Why lawyers will determine who must get vaccinated | Emanuela Truffo
Thursday, February 11, 2021 @ 2:59 PM | By Emanuela Truffo
The main difference between modern democracy and dictatorship is the freedom of choice, defined as the liberty of self-determination. Roughly said, in a totalitarian regime, any individual is merely a part of the whole and should be sacrificed for the good of society. On the contrary, constitutions of so-called free countries grant to each individual — citizen or not — the right to self-determine his or her personality and life.
And health-care choices are included in such free self-determination. This is why we are free to eat junk food or smoke cigarettes — or vape — although we are fully aware of the devastating impact that those bad habits have on our health and on our country’s national health service.
Notwithstanding the fact that the detriment caused to any member of the society could be considered a tolerable side effect in a democracy, the freedom granted to anybody might be limited because of the needs of the community as a whole. The latter is a sort of extreme measure for any kind of democratic system, but temporary and specific limitations to people’s freedom are to be accepted when the circumstances set by the law occur.
Vaccination Day — when rollout was launched — took place across the EU on Dec. 27, 2020. This included Italy, where the constitution expressly grants the right — but not the duty — to access to medical care for any person in the country, citizen or not. As a matter of fact, article 32 of the Italian Constitution sets the basics of the Italian National Health Service (NHS):
(a) The access to medical care must be granted to indigent people free of charge;
(b) Nobody can be forced to medical treatment unless under specific conditions provided by the law;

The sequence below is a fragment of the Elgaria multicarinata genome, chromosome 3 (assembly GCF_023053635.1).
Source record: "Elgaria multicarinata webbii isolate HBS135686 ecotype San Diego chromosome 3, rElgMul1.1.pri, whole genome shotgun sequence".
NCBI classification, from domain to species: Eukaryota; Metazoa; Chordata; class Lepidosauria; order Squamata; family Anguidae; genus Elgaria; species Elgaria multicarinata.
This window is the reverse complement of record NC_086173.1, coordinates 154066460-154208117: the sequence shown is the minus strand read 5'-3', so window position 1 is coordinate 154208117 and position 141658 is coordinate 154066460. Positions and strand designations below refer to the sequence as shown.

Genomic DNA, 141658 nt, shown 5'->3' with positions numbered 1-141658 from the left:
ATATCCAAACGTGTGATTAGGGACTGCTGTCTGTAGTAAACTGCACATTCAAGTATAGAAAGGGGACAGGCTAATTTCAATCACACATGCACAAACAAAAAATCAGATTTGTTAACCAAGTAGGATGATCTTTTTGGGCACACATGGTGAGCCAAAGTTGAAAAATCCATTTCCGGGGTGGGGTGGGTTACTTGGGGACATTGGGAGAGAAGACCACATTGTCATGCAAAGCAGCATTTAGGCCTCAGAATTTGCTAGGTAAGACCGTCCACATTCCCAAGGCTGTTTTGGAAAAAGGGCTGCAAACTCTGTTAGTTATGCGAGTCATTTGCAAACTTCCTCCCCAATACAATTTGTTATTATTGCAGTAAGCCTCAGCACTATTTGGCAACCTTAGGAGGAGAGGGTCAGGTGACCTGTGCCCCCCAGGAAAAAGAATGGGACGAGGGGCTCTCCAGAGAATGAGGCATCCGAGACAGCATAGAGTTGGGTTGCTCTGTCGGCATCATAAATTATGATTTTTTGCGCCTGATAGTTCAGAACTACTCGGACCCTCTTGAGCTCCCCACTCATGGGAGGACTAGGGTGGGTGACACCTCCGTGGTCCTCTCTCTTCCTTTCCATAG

(c) Health care is both a right of any individual and an interest of the community.
(d) Any bill or regulation that directly or indirectly disrespects the human body and/or mental health is to be considered a breach of the constitution.
For the time being, COVID-19 vaccination is not compulsory, not even for the NHS workers or other essential workers. However, quite a debate has begun about whether employers can terminate an employment contract in case an employee refuses to be vaccinated.
Thanks to the pandemic, a concept relegated to the domain of environmental activism has now become a universal need, since all governments are seeking the sustainable balance between health care and economy. And the workplace will be the first place to find that balance, bearing in mind that schools are not only where a kid becomes an adult, but also a place where people work.
Now, a few things are certain:
(1) No employee is allowed to conduct himself/herself in a way that endangers co-workers. This is a general principle of all democracies: the freedom of someone ends where the freedom of the others starts. And the other way around;
(2) Nobody should be forced to be vaccinated or accept any kind of medical care as long as his or her choice has no impact on a third party’s life; and the decision is made with full mental competence;
(3) Despite the fact that the Italian Parliament seems determined to not introduce any kind of compulsory vaccination, employers are entitled by the general principles of our legal system to make any decision and adopt all measures necessary to keep the work environment safe and healthy. Furthermore, business continuity is considered part of the environment to be protected as part of the overall sustainability and safety of a workplace;
(4) Although it should be interpreted as an extrema ratio, firing an employee to protect the others might be considered acceptable, pursuant at least to Italian law.
It does not mean that entrepreneurs are free to fire as they wish. It means that the interest of many shall prevail on the freedom of the few in cases where the latter can damage the former.
However, nothing is new under the sun: Legal systems are accustomed to dealing with conundrums in which any possible balance between the interests at stake sounds — and is — unjust.
Emanuela Truffo is a partner at Studio Legale Jacobacci e Associati in Milan, Italy. She specializes in contentious and non-contentious intellectual property matters and commercial litigation across a wide range of local and international practices. She has developed expertise in negotiation and drafting of agreements such as licence, non-disclosure, non-compete and coexistence agreements concerning IP rights and copyright as well as for commercial transactions.
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